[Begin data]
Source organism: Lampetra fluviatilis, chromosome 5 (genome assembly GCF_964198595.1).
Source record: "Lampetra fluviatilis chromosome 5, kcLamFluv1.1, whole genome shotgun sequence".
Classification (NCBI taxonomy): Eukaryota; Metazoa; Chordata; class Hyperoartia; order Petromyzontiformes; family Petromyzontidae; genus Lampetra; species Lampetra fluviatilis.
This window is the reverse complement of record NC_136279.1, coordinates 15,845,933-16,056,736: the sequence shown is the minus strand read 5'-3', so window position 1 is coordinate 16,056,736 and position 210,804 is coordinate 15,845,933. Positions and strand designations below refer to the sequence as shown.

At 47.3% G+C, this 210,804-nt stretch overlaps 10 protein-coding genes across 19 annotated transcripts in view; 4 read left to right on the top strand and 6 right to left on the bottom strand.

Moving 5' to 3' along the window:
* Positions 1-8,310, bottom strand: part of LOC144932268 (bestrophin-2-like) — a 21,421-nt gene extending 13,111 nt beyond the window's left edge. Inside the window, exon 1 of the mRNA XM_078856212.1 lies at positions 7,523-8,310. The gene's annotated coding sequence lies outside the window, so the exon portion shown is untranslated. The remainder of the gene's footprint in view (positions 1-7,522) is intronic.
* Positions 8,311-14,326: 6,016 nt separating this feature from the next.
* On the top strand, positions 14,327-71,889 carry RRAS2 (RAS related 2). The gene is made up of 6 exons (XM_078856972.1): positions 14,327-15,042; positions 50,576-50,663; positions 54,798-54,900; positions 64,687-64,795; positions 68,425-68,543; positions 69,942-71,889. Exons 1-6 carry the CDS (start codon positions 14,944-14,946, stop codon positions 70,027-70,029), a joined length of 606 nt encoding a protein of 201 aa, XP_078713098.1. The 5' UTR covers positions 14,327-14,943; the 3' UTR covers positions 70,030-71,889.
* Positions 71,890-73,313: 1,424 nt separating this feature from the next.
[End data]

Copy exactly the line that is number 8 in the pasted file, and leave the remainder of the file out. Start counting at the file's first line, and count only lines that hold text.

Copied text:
* Positions 8,311-14,326: 6,016 nt separating this feature from the next.